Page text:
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Steve Carell and Keira Knightley are neighbors who strike up a friendship only after it's learned that a 70-mile wide meteor is on a collision course that will destroy Earth. Opens June 22.
Steve Carell achieved stardom as the titular "40-Year-Old Virgin," Andy, a man-child lost in a world of video gamers and action figures. For reasons that are never explained, his emotional and sexual development were grossly stunted somewhere along the way, and as he was round the second turn on the track of life, found himself still never having "been" with someone.
Incredibly, Andy is among Carell's more successful ladies men. In the years since "40," Carell has suffered one tragic romance after another, with the latest coming in "Seeking a Friend for the End of the World," which opens Friday. Today we bring you the five saddest:
5. "Seeking a Friend for the End of the World": Toward the beginning of the film, we see Dodge Peterson (Carell) sitting in a car with his wife (Carell's real-life spouse, Nancy), as they listen to a radio report that mankind's final attempt to avert an apocalyptic asteroid strike has failed. Without a word, she gets out of the car and runs away. Sounds heart-wrenching, no? End of the world, your wife runs off without a word… And yet it's only Carell's fifth-saddest movie split.
4. "Crazy Stupid Love": In the opening scene—THE OPENING SCENE—Cal (Carell) finds himself on a date with his dead sexy wife, Emily (Julianne Moore), who out of nowhere declares that she wants a divorce. Worse yet, it's because she's been making time with her weaselly co-worker David (Kevin Bacon).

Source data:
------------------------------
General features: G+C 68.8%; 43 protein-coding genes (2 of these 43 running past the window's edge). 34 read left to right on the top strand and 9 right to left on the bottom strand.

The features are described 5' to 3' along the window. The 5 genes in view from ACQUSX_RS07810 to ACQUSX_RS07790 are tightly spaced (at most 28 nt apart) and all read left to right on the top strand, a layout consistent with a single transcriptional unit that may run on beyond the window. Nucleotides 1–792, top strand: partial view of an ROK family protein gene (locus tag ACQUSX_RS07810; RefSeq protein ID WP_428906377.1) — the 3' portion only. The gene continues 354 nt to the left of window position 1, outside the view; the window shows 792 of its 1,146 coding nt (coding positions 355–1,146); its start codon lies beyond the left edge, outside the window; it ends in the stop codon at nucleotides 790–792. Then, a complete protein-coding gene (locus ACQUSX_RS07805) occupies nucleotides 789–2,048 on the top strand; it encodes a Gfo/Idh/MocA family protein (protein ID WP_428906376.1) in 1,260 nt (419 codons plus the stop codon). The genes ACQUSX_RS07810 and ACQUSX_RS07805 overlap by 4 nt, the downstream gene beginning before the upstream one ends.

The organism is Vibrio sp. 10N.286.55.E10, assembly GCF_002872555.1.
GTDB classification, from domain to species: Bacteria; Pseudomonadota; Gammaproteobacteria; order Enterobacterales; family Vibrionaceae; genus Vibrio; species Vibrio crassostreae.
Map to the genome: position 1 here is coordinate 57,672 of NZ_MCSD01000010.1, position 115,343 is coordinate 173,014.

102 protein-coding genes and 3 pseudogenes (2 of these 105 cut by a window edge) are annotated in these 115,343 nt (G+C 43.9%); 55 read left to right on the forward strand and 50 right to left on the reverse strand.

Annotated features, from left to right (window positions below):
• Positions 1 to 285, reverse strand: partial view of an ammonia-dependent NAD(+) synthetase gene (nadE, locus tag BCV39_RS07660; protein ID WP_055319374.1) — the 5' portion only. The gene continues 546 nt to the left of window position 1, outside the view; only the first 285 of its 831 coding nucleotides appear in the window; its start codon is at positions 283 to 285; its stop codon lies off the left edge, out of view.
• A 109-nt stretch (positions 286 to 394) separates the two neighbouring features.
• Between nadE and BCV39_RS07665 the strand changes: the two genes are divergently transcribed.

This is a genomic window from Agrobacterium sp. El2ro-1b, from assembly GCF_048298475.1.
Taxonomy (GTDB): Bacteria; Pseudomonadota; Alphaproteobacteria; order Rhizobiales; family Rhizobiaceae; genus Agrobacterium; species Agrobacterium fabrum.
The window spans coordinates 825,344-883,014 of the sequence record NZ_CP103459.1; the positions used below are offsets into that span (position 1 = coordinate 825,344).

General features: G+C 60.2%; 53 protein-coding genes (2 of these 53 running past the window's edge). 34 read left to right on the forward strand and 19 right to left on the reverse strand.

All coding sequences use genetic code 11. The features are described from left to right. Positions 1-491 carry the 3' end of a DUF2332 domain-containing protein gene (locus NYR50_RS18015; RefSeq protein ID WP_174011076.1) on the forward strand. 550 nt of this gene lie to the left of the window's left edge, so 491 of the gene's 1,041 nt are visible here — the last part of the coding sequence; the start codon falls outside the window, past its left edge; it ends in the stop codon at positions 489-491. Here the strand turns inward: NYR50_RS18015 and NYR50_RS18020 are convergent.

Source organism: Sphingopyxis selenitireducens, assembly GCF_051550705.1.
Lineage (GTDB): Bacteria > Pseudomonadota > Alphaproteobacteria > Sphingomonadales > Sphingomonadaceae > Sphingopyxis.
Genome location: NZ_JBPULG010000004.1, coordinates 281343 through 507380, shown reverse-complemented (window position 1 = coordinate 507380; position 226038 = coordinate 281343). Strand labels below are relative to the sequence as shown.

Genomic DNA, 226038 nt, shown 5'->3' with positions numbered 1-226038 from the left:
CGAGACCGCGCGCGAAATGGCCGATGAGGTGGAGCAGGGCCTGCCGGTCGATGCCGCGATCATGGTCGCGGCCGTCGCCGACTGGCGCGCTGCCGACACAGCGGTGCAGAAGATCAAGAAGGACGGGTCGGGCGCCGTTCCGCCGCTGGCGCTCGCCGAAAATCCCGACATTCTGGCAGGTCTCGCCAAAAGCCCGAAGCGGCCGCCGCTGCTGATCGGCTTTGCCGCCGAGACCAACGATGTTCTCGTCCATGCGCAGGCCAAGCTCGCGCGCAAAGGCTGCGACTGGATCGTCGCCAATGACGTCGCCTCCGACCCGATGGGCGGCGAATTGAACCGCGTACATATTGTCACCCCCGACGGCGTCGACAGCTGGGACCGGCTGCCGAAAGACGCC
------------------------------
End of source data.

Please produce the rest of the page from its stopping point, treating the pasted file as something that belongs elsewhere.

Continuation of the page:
3. "Dinner for Schmucks": When you're a "Schmuck," you can only set your romantic sights so high, but that shouldn't preclude success—unless you're being played by Carell. Barry Speck (Carell) works at the IRS, and spends his free time making dioramas populated by taxidermied mice. Remarkably, Barry loses his wife to his colleague Therman Murch (Zach Galifianakis), a pompous jerk who wears dickeys and thinks he has mind control powers.
2. "Little Miss Sunshine": Carell stars as Frank Ginsberg, a once respected academic who is left by his boyfriend for the man who just happens to be Frank's top professional rival. The pain of the heartbreak hits so deeply that Frank makes a vain attempt to take his own life, taking a razor blade to his wrists.
1. "Dan in Real Life": Carell stars as Dan, a widower trying to raise three daughters on his own. That takes the cake. Though he does end up with Juliette Binoche, which makes for a mighty fine consolation prize.
It's a testament to Carell's innate likability and everyman-ness that, despite suffering this almost relentless litany of heartbreak, he's thought of as a lovable clown and not a sad sack loser. Yes, it helps that he occasionally gets the girl after his jolt of misery. Still being romantically involved with Carell in a film is about as steady a gig as being the drummer for Spinal Tap.